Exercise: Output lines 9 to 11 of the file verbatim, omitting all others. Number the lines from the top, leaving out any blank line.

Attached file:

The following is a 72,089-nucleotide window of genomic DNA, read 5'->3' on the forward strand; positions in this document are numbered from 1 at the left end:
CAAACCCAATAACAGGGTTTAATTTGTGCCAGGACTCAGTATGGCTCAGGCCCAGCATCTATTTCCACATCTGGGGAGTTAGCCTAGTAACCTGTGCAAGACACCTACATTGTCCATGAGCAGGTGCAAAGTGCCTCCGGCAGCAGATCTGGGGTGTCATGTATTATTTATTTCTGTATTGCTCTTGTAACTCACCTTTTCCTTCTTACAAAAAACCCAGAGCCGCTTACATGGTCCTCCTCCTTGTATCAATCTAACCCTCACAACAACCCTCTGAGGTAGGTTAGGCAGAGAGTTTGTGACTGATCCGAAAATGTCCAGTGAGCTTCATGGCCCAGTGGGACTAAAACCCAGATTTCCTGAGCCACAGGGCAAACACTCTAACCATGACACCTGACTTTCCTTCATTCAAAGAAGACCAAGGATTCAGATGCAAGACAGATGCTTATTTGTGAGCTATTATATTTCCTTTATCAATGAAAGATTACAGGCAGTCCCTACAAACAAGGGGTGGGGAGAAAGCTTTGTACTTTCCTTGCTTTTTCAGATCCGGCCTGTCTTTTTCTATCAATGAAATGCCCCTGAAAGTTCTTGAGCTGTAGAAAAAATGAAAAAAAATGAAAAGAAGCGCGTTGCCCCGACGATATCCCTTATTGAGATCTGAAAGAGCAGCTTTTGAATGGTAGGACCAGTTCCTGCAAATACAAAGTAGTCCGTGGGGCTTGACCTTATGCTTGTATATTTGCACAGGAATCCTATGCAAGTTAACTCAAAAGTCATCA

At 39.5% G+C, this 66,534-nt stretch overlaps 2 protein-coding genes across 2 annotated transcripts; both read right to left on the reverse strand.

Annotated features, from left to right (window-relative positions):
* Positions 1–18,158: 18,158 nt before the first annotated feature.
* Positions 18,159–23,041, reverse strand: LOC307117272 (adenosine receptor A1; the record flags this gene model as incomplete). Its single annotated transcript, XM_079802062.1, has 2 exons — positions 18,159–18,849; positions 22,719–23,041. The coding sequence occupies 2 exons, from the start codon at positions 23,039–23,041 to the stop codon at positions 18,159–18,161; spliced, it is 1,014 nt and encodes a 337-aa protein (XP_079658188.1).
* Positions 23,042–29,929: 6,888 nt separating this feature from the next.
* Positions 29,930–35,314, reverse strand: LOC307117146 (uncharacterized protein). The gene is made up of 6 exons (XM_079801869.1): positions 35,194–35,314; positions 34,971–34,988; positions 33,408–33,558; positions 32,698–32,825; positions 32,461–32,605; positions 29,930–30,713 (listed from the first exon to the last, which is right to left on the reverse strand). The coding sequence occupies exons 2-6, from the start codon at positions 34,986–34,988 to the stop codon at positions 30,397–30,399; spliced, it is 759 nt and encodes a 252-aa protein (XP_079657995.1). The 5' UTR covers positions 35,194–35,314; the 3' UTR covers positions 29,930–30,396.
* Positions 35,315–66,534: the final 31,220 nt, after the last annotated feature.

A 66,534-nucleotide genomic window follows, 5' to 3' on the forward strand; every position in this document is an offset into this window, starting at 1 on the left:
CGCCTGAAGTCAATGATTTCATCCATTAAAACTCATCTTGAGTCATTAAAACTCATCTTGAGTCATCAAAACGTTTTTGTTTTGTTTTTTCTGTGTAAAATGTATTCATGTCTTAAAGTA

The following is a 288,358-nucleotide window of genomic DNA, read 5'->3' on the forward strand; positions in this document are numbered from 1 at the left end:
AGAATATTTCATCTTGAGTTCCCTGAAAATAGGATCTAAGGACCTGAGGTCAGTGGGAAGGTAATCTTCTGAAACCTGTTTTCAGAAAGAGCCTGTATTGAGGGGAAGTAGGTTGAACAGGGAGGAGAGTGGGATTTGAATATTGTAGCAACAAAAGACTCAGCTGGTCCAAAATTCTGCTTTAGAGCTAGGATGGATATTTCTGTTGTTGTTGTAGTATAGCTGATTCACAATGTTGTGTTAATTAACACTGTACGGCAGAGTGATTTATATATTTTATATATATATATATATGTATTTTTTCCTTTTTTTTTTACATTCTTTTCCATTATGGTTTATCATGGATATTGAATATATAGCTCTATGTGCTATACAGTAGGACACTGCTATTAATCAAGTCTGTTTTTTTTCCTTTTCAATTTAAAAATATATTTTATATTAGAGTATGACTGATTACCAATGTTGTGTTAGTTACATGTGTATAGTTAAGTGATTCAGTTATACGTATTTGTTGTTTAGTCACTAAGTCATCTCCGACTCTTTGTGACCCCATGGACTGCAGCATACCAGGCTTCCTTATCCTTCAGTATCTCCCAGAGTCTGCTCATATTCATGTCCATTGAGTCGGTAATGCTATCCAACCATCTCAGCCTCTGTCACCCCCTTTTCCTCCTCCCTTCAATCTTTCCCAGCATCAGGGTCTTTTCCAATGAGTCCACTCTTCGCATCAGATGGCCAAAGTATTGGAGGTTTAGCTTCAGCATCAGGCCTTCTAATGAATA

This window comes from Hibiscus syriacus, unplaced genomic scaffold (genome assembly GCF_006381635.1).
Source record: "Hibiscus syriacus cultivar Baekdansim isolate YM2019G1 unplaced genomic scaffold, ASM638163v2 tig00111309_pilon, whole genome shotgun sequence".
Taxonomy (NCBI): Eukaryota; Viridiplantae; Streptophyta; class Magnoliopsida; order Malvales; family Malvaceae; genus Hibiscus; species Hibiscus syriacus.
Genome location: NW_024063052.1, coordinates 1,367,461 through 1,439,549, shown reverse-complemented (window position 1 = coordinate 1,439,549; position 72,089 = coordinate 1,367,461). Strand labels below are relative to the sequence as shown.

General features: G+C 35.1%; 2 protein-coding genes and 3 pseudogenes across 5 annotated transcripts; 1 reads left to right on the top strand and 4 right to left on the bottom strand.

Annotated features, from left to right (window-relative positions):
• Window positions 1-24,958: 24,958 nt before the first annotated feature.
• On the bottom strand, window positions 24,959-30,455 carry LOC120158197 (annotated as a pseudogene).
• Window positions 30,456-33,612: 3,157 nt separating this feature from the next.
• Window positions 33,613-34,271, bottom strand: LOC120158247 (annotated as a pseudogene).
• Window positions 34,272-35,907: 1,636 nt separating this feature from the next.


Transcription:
* Positions 35,315–66,534: the final 31,220 nt, after the last annotated feature.

A 66,534-nucleotide genomic window follows, 5' to 3' on the forward strand; every position in this document is an offset into this window, starting at 1 on the left:
CGCCTGAAGTCAATGATTTCATCCATTAAAACTCATCTTGAGTCATTAAAACTCATCTTGAGTCATCAAAACGTTTTTGTTTTGTTTTTTCTGTGTAAAATGTATTCATGTCTTAAAGTA